The Call Centre staff who speak the candidates’ respective native languages clarify the overall recruitment process and terms of employment with UP to reduce the new candidates’ vulnerability and minimize the risk of deception. In addition, the Call Centre helps to bridge the gap between the candidates in their villages and our Accredited Recruiting Agents located in the source countries’ larger cities. This is to address the fact that a big part of the problem often lies here, with middlemen in the rural villages often charging exorbitant fees to the village folks in exchange for a job.

The Call Centre has been operational for approximately two years, and many positive outcomes have emerged, as evidenced by the feedback from new Guest Workers, who, through clear communication and expectation setting, are informed about their rights, entitlements, and precautions from the outset. During 2023, we have introduced several new steps to further strengthen our Ethical Recruitment Procedures and mitigate the vulnerability of the new candidates prior to their arrival at UP based on our improved
understanding of forced labour risks and gaps identified along the recruitment process:

A) Screening of the recommenders under the Guest Worker Recommend Guest Worker program to identify the most suitable candidates.
B) Verification upon arrival in Malaysia by the HRSS team to ascertain that all new Guest Workers have been briefed by the Call Centre and indeed gone through all steps of our Ethical Recruitment Procedures.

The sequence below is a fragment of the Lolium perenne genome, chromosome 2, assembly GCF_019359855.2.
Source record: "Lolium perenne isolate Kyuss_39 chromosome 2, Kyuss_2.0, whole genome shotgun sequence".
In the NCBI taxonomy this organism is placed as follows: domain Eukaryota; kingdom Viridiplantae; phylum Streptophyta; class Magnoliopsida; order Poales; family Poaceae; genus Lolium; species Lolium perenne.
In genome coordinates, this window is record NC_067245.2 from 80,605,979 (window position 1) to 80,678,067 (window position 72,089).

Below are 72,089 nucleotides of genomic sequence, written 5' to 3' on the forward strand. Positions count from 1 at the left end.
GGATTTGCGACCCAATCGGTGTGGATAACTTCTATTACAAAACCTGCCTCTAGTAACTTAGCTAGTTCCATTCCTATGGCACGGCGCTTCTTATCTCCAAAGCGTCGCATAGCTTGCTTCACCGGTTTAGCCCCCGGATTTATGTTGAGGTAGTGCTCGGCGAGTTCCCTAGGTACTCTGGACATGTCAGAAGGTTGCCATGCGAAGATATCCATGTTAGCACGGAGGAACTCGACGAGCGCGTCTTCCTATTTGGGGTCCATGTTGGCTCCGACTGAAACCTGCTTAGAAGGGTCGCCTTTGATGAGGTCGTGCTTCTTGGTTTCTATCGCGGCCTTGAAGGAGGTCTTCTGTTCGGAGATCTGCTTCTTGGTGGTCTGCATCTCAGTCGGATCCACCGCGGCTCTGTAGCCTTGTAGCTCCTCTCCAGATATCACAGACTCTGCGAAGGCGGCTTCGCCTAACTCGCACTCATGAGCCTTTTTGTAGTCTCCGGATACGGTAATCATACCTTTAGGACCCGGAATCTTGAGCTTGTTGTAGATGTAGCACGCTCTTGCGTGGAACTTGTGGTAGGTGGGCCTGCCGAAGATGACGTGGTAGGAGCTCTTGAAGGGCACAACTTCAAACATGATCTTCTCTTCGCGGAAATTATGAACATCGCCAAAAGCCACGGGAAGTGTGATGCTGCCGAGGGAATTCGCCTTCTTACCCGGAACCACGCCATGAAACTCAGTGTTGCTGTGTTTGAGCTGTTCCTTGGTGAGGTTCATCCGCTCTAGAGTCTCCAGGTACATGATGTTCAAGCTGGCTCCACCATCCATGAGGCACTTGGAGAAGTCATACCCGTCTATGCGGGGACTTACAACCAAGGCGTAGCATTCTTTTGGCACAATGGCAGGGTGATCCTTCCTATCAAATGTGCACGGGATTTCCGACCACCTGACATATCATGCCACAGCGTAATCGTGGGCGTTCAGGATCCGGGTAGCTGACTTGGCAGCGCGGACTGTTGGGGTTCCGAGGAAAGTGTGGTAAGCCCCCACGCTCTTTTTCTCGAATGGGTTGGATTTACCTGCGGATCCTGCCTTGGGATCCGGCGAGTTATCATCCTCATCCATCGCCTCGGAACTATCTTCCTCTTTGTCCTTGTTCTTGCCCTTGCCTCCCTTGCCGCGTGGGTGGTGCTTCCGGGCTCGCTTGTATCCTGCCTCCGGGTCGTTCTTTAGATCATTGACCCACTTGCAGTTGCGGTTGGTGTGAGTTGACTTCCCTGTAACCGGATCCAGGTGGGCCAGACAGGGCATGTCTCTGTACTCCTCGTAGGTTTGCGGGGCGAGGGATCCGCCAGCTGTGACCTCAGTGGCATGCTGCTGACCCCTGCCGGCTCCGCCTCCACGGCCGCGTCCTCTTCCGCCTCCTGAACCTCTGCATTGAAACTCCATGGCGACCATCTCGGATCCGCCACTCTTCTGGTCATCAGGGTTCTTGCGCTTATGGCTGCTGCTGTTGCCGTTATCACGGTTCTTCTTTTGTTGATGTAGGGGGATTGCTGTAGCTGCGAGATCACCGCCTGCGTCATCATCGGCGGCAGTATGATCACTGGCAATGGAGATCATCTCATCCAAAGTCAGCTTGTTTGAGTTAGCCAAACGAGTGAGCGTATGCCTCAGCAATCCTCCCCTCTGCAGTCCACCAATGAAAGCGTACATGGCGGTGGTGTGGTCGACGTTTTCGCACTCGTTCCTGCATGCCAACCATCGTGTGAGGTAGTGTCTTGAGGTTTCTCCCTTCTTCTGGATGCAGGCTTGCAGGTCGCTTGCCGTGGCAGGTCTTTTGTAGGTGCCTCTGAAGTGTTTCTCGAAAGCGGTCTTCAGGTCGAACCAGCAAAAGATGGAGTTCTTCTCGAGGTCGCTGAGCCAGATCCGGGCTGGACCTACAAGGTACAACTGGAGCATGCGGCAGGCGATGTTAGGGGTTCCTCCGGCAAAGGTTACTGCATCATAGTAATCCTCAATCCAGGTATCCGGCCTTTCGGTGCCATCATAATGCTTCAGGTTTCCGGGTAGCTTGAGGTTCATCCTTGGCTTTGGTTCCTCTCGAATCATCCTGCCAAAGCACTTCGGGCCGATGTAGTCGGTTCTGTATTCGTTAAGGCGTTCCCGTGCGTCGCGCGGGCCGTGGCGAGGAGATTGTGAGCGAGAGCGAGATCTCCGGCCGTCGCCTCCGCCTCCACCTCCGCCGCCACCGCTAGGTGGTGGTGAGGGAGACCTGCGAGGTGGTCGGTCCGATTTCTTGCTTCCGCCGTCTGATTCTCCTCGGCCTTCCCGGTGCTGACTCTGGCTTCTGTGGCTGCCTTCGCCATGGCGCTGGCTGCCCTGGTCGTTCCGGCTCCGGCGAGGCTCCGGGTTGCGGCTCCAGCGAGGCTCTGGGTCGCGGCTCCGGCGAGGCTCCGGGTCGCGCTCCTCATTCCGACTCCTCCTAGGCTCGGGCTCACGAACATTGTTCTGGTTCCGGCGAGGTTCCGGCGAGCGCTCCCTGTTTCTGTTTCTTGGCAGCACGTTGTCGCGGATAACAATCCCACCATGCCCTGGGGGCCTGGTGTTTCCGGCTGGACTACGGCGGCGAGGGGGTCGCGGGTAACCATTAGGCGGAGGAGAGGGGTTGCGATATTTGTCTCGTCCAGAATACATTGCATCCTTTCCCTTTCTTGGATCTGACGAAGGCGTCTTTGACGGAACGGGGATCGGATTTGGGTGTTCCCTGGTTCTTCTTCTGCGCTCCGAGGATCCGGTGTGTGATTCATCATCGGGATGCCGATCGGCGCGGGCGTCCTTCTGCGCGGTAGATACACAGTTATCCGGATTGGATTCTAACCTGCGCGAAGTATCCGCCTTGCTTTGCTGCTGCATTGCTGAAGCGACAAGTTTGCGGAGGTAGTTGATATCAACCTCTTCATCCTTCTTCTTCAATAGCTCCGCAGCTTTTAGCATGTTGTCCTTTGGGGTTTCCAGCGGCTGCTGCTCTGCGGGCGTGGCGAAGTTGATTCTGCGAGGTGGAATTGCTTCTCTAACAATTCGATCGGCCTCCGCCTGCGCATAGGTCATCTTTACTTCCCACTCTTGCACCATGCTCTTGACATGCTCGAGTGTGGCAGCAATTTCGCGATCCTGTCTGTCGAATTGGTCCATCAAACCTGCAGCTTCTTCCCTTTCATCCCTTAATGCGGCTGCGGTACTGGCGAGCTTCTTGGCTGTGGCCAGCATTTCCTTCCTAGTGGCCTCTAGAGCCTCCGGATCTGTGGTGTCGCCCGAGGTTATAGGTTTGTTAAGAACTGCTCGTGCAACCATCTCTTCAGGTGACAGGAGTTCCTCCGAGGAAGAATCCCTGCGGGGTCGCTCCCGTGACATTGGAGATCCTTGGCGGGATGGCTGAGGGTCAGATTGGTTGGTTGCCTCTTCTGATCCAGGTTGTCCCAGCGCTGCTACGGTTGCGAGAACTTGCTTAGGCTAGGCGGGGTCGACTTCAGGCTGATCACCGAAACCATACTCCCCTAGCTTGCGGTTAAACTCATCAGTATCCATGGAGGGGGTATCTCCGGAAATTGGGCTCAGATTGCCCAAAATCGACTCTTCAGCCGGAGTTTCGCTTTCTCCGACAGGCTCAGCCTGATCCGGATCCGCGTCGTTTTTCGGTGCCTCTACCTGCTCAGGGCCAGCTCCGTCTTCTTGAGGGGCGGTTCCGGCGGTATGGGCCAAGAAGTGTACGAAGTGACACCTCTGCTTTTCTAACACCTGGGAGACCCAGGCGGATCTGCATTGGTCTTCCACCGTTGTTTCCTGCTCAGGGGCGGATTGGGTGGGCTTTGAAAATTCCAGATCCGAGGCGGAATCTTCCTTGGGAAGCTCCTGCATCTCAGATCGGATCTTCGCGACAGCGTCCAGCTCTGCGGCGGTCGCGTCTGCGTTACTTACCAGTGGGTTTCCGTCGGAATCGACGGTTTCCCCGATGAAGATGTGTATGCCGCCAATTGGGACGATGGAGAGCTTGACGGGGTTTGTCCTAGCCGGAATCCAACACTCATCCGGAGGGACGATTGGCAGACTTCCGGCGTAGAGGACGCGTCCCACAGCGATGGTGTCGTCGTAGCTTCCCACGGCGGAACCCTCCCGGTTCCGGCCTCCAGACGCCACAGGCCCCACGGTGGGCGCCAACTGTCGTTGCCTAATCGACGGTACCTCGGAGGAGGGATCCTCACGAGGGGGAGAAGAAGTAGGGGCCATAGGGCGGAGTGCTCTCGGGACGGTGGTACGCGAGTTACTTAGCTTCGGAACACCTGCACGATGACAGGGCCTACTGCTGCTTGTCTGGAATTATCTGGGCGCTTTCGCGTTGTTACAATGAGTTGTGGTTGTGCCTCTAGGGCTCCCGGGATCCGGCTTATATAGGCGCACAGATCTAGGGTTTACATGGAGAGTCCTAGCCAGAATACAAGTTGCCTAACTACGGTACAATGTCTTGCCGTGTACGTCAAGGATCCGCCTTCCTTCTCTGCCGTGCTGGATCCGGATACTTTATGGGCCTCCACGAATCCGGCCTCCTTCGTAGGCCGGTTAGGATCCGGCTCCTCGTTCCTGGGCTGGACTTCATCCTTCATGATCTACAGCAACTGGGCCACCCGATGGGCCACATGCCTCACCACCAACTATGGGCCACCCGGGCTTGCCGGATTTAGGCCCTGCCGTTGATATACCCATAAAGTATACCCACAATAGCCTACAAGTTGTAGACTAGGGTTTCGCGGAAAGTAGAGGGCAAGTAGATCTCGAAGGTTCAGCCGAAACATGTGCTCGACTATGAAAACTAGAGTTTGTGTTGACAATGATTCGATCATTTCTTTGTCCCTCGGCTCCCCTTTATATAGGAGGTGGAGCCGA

C) Each new Guest Worker is provided all relevant documents and information about his employment and recruitment journey in a dossier.
D) Onboarding sessions are carried out for all new Guest Workers by the HRSS team to facilitate their integration into the environment on our estates and to brief them again on their terms of employment, company policies, safety at work, grievance redressal mechanism and other aspects.
E) Internal verification by the Internal Audit team 3 months after arrival to detect any red flags and mitigate the likelihood of debt bondage.
F) In the event of any breach of our Ethical Recruitment Procedures, each case is thoroughly evaluated to determine accountability and remediation.

Additionally, training on due diligence and audit of recruitment agencies was carried out by a team of subject-matter experts from by “Dignity in Work for All”, including a joint assessment of an ARA in Indonesia to evaluate and monitor their performance and processes. Such assessment will be repeated in the coming year for ARAs in other source countries too.